The International Monetary Fund said the Philippines received $122 million. Mr. Ratha produced an estimate 51 times higher: $6.2 billion. His tallies, first published in 2003, showed that remittances, once dismissed as the equivalent of rounding error, were nearly three times greater than the world’s combined foreign aid...
...Back in Sindhekela for the first time in three years, Mr. Ratha went from being a migration expert to mere migrant again, with the attendant tensions. He was annoyed that the money he sent his father for medical treatment went to a relative’s wedding. His father was annoyed that Mr. Ratha refused to honor his caste by wearing a sacred thread.
Father and son had long wrangled over the house that Mr. Ratha had built as a gift. The son is proud of the big master bedroom. His father finds its size off-putting and sleeps on a living room cot.
Mr. Ratha gave the village high school a new classroom, which he intended as a science hall. The state never sent the equipment, and the room now houses some aging computers of uncertain utility.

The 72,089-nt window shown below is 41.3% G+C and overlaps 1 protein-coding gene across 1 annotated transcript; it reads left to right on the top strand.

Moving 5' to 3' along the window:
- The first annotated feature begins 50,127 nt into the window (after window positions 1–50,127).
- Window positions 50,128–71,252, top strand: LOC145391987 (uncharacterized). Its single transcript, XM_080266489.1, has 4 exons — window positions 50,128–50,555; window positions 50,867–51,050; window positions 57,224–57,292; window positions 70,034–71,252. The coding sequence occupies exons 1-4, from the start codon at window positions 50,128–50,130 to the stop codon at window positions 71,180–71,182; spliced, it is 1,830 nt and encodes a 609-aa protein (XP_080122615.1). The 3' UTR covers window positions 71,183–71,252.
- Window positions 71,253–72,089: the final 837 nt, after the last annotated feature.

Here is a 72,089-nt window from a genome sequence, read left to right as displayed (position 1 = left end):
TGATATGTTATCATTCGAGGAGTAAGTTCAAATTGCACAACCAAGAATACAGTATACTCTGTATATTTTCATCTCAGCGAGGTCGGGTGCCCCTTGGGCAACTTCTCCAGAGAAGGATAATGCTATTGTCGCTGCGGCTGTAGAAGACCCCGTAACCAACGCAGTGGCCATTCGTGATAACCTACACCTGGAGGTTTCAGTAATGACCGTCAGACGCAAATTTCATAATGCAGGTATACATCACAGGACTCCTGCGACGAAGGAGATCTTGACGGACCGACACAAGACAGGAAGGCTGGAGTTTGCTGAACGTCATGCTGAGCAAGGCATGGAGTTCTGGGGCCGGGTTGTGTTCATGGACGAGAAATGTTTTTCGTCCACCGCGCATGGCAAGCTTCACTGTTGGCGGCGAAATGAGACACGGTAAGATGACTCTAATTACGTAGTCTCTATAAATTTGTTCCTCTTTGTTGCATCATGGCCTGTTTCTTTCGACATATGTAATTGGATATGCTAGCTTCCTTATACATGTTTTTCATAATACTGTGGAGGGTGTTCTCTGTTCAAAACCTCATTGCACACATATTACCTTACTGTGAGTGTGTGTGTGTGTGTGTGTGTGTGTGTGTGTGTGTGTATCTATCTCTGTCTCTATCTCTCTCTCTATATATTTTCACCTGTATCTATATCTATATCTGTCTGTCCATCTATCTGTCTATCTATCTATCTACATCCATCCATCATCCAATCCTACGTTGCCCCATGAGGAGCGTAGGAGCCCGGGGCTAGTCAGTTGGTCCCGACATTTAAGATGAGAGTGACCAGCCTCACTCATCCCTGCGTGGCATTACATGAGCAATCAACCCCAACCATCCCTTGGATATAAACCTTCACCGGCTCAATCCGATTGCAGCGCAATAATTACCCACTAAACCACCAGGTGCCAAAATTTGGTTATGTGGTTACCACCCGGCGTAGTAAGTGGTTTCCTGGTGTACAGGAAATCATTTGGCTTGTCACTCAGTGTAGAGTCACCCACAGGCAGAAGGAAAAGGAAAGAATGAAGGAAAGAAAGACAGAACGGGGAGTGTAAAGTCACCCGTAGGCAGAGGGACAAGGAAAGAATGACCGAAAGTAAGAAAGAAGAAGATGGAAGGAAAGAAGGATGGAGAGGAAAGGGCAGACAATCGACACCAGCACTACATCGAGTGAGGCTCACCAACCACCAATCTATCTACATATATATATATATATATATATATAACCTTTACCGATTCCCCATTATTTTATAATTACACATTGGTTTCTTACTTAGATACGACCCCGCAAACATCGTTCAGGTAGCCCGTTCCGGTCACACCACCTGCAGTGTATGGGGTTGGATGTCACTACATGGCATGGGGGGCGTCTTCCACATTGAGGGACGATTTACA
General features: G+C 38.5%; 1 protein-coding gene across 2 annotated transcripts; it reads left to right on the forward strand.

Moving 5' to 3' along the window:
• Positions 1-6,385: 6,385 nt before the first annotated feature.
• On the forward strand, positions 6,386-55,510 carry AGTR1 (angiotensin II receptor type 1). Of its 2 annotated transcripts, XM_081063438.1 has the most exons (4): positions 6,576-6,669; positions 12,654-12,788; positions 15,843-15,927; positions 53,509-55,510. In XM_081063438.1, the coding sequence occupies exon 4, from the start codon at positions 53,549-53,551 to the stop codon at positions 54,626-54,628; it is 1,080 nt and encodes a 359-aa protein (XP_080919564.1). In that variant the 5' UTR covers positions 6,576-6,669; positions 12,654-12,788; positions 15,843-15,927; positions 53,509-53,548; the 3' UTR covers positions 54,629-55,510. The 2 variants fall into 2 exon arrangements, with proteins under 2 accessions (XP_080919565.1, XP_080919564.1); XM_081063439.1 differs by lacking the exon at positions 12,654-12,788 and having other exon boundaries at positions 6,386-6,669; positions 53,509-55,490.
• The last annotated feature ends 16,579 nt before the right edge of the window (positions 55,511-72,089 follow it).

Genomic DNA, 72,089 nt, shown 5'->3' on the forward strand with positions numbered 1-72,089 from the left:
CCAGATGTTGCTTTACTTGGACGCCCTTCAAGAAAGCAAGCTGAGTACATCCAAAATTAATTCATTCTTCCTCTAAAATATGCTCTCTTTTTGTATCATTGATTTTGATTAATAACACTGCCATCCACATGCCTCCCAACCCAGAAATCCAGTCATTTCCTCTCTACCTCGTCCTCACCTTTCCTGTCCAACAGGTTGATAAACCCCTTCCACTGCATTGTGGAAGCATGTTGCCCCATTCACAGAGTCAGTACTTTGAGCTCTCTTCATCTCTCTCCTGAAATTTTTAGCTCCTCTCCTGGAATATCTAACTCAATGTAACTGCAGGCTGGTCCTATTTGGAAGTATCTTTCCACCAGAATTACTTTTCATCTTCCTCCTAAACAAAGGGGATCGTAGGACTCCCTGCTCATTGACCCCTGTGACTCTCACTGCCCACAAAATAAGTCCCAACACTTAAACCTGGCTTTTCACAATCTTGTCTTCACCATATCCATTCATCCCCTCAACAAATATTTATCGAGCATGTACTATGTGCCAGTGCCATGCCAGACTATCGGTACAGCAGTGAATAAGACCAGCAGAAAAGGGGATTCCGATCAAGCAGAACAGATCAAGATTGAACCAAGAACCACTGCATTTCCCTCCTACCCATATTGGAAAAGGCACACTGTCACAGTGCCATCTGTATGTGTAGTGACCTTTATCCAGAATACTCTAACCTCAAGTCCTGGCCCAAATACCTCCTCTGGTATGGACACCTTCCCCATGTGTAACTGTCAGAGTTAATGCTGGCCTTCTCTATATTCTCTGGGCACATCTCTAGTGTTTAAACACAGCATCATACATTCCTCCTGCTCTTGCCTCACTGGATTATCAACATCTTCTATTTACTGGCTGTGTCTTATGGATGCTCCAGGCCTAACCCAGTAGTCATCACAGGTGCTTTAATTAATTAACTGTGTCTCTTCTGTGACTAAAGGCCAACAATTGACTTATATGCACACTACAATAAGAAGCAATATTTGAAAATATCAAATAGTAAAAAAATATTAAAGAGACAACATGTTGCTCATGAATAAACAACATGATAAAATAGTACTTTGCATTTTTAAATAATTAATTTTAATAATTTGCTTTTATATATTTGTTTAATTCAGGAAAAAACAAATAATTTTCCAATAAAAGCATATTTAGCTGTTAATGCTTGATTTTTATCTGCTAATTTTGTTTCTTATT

Mr. Ratha, who named the building for his long-deceased mother, professes no donors’ remorse. “The building has served a great purpose,” he said.
He does worry that his generosity may have hurt his half-brother, Tarun, who spent the money on gadgets and a motorcycle and did not finish high school. At 23, he is unemployed and the family blames remittance dependency. “I think it has affected his drive in a negative way,” Mr. Ratha said.
At the same time, his sister Rina said that without his support she would not have earned her degrees or married an architect. “Whatever I am, I am because of him,” she said of Mr. Ratha.
Sunday, March 16, 2008
A NYT article discusses the effect of money being transferred by emigrants back to their home countries - this particular article talks about a World Bank official sending money back to his family in a village in Orissa, India and then goes back to see the impact that money has made.
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- ▼ March (51)